8. I hate to pay club dues to sit on the bench. Am I guaranteed a chance to play?
    Most club rules state that although all the players get equal practice time and attention, no playing time is guaranteed. Within those rules, actual practice will vary with the coach. Some may make few substitutions while others may try to play most of their roster. Some clubs may set a goal of 25% minimum playing time for each player in tournament pool play. The club philosophy may be to select a well-matched team to ensure that all girls will get solid playing time. No club will offer a money back guarantee for playing time. Missing practices or tournaments may bench the player for at least part of the next tournament. The number of players selected may affect the amount of playing time. A team of 10 players may give more playing time than one with 12. Some teams offer training opportunities at a lower fee for alternates who will not play in tournaments. However, if players drop out or are injured, alternates may have an opportunity to compete for a mid-season vacancy. If you have multiple offers from clubs, your volleyball goals are important.
  9. The cost of club volleyball is high and the commitment level is too. What if I can't handle it and have to drop out. Can I just not finish paying my dues and/ or get a refund?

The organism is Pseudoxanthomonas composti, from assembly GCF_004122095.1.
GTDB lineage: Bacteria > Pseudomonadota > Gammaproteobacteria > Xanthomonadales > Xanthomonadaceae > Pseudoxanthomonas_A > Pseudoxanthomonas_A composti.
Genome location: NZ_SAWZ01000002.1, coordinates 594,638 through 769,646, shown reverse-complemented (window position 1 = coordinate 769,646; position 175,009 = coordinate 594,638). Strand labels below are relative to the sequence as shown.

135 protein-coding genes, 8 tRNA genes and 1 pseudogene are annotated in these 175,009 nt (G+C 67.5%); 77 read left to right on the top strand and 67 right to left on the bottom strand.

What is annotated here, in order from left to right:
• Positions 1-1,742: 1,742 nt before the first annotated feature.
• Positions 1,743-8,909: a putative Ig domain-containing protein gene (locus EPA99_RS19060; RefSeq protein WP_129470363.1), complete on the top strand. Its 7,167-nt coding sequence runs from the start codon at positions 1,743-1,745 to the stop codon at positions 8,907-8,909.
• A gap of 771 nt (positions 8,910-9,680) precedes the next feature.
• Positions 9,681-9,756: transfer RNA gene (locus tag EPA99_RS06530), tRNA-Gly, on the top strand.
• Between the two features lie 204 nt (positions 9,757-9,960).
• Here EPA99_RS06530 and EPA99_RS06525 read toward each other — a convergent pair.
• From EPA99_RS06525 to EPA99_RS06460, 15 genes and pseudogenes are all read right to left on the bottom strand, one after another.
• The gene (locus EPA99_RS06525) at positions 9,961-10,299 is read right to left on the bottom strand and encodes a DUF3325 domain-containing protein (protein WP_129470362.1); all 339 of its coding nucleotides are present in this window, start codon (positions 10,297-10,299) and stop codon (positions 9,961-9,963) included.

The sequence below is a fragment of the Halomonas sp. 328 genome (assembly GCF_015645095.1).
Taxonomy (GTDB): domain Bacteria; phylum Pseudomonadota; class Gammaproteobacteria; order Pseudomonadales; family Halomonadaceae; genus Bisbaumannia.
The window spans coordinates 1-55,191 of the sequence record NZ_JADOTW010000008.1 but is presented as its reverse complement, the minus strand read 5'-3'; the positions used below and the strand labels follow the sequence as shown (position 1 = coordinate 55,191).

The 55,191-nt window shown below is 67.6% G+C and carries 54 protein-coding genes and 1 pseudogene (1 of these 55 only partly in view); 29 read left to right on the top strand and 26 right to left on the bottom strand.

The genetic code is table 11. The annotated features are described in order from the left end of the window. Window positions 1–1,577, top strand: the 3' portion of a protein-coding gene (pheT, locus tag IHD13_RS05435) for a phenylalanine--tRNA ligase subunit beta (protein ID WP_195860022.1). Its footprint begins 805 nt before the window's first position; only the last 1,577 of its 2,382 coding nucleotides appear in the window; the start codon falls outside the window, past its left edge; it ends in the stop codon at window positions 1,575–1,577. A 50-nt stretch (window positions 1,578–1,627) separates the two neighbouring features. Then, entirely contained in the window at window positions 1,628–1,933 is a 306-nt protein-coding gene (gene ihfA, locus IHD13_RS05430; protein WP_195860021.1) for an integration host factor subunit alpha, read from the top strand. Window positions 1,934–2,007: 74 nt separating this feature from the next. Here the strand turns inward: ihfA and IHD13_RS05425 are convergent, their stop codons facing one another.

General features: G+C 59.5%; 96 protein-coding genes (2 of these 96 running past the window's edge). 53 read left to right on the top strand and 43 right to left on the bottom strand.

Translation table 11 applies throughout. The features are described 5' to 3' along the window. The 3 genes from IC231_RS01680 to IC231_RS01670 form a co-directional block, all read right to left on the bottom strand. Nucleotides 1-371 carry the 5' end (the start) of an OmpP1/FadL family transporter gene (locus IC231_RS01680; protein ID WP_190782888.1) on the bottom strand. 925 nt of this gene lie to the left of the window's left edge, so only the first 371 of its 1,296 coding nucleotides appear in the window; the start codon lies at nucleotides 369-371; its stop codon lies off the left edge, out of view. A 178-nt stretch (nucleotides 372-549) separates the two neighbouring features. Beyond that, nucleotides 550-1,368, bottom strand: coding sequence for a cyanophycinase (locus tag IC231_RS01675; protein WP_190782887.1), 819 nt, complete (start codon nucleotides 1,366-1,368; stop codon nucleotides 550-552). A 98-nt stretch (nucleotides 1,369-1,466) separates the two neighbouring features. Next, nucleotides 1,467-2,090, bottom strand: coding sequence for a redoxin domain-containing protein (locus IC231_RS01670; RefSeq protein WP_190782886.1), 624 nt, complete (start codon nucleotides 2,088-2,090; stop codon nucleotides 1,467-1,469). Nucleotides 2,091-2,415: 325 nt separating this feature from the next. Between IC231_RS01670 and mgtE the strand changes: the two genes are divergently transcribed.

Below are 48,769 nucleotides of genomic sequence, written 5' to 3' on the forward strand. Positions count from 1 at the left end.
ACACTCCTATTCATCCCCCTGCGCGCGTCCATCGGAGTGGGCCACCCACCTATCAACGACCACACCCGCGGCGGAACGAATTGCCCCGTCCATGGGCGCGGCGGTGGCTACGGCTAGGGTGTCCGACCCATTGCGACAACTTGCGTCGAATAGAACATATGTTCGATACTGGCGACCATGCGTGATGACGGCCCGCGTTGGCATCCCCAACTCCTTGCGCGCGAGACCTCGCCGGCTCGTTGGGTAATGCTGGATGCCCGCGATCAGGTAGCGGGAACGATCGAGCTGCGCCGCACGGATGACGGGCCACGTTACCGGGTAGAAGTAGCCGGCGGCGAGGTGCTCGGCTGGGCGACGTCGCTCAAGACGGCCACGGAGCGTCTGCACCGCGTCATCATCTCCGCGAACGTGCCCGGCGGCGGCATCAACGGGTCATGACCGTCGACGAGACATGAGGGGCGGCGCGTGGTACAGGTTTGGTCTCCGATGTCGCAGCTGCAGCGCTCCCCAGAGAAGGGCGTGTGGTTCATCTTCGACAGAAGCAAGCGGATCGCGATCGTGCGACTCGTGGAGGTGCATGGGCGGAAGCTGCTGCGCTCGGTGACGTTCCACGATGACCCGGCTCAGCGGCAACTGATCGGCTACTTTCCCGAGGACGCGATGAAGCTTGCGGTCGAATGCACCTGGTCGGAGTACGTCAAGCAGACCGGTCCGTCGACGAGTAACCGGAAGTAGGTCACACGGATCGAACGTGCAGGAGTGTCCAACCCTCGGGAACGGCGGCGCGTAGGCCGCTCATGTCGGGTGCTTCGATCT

Most clubs require that your parents sign a contract when you accept a playing position in the club. That contract requires full payment regardless of your playing status. The contracts also specify that the parent will pay the cost of collecting the money that is owed. Some clubs specify that no refunds are available at all or unless the player is injured at a club practice or tournament. Even then, the refund is at the discretion of the club. The club calculates the cost to the players by dividing the total expenses by the number of players. Many costs are incurred that are not affected by the number of players and much of the money is obligated early in the season. Only if a player leaves within the first few days or weeks of practice will it be feasible to try to get a replacement player. Try to ensure that you can complete both your financial commitment and time commitment to the club before accepting a playing slot. If you have concerns, talk to the club coach or administrator. They may be able to help with payment plans or advice about time commitments to make your decision easier.